Re “Senate leader targets coal firms” (Page A1, Dec. 16) and “Experts question pipeline’s validity” (Page A1, Dec. 16): Two front-page articles clearly illustrate California’s liberal insanity. In the first article, we’re told about “disinvestment” since the time of apartheid being seen as a way to exert pressure on large institutions. Oh, now I get it. Liberals think they’re fighting evil, and coal burning is the modern equivalent of apartheid. If legislators really want to disinvest in coal, they should move to Sacramento and ride bikes to work.
In the second article, we’re told that backers of the Keystone XL pipeline could win approval, yet never build the project. Heaven forbid. You mean they might actually take economics into consideration? Where are the articles about the validity of the bullet train now that gas prices have plunged?
Ah, but when the train fails, liberals won’t have to explain because they were on the side of good.
Chris Ewing, Carmichael
Stop paying retiree benefits
Re “Retiree health plan is aired” (Capitol & California, Dec. 17): I was shocked to hear that this state’s retiree unfunded medical benefits obligations total $71.8 billion. I worked for more than 20 years for Sacramento County and watched my medical and dental benefits shrink. Finally, the county discontinued paying for most retiree medical and dental benefits altogether, with the exception of a few groups with contract obligations.
This should be the new norm. Many state retirees’ pensions are above 50 percent of their final pay. It might be better to just minimize the costs on those making the higher dollars and encourage them to hang in there until Medicare is available to them instead of taxpayers supporting a failed system.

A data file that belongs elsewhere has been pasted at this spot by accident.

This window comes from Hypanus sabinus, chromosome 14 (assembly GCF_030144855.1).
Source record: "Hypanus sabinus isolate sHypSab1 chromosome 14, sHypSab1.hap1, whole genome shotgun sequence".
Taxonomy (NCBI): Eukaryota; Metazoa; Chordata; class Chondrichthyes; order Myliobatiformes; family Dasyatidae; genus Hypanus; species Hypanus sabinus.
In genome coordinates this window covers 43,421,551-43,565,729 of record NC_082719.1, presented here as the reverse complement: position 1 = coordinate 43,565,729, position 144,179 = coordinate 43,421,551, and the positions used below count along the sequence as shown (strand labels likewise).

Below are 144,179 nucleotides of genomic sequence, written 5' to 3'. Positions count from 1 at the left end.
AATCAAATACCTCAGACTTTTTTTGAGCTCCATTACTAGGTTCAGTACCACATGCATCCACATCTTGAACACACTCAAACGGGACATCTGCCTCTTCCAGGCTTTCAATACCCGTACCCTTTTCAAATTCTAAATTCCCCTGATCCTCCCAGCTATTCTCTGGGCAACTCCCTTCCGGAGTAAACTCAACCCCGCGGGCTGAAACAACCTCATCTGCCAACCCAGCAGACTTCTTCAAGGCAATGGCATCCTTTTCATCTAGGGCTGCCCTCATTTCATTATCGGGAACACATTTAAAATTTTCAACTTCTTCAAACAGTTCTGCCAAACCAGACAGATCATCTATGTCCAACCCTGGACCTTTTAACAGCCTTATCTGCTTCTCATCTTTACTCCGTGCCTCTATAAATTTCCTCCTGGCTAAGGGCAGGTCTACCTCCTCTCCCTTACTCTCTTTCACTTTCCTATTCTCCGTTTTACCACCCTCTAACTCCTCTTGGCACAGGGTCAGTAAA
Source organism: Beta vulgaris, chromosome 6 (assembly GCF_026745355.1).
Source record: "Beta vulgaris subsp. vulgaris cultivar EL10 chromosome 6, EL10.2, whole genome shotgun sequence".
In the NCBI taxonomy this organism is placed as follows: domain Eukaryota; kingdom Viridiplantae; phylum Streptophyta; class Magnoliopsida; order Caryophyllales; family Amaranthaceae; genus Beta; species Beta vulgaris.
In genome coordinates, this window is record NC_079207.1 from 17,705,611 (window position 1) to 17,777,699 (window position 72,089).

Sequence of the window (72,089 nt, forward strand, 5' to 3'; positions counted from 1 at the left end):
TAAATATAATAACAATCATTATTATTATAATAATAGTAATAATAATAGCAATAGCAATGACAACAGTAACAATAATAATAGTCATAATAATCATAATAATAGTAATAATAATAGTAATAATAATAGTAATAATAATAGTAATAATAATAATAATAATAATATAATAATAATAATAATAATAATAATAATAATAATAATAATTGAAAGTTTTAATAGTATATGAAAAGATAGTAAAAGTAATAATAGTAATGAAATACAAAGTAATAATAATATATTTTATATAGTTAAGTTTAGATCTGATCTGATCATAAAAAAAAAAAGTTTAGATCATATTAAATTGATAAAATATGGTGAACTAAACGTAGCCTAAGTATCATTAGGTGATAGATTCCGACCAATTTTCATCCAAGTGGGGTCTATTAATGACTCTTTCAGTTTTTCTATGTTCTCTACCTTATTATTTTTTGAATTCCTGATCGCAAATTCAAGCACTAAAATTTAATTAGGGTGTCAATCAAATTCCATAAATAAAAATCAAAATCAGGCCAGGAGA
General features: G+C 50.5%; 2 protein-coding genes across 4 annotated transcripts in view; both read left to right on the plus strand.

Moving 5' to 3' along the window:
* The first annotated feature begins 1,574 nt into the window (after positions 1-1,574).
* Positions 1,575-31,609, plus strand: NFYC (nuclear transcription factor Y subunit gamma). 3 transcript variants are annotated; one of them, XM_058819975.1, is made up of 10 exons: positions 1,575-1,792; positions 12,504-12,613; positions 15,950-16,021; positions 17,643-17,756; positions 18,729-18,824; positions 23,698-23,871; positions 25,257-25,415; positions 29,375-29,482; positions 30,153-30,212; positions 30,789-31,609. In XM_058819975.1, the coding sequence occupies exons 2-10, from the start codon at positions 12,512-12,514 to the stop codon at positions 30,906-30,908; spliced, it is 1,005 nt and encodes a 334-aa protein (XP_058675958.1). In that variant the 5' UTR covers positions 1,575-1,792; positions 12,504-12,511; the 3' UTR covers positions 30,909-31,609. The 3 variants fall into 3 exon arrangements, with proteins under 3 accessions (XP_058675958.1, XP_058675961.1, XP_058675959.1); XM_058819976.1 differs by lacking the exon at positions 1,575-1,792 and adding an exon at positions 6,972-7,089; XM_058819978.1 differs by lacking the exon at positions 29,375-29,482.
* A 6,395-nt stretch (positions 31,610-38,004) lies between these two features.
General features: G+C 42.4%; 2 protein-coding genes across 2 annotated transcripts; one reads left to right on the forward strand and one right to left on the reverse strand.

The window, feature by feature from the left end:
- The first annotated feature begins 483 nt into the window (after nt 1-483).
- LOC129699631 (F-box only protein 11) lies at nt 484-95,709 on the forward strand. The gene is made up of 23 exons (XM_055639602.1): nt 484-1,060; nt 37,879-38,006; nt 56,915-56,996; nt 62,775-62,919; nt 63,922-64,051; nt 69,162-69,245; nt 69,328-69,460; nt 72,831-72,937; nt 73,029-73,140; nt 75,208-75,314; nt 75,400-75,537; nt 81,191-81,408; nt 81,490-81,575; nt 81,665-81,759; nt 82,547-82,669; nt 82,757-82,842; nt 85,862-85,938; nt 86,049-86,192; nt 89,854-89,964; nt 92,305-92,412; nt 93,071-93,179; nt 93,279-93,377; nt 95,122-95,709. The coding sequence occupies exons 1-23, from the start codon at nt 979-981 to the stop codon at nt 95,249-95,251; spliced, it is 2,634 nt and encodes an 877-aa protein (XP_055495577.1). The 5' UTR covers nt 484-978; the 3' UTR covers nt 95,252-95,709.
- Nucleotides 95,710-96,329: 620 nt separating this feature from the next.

Alan Sears, Sacramento
Eviction article sensationalized
Re “Attempted eviction of woman, 83, heads to jury” (Our Region, Dec. 17): While I sympathize with Dorothy Morris, the article completely sensationalizes the facts, both the headline and in its telling.
To state that Sacramento Manor is “moving ahead with its holiday season effort to evict an 83-year-old woman from her home” and portraying the owners as heartless landlords is a one-sided display of histrionics.
The Manor is not required to stay in the Section 8 program, and it advised tenants that the program will no longer be available. Those tenants moved or took care of the issue.
Morris can believe this is personal and has the right to her day in court; however, she was not the only one asked to leave. She was given the 90-day notice in August, months before the holidays.
Jennifer Harwood, Sacramento
Give thanks for needed rain
Re “Don’t stop conserving water” (Letters, Dec. 15): Here we are in the middle of receiving an abundance of rain and we are complaining that it is not enough. We have not even started winter yet, and it is not enough.
What an ungrateful lot we are! Like the spoiled child on Christmas morning looking at the presents under the tree and whining that he wants more.
We should bow our heads and be on bended knees to humbly give thanks to God for healing the parched land with life-giving water.
James Emanuel, Vacaville
Obama could use body cam
Re “Body-cam use by cops is up” (Page A1, Dec. 14): If the use of body cams is supposed to improve accountability and transparency, then President Barack Obama needs to wear one as well for those same reasons.
Both have been absent in his presidency.
Will Carpentier, El Dorado Hills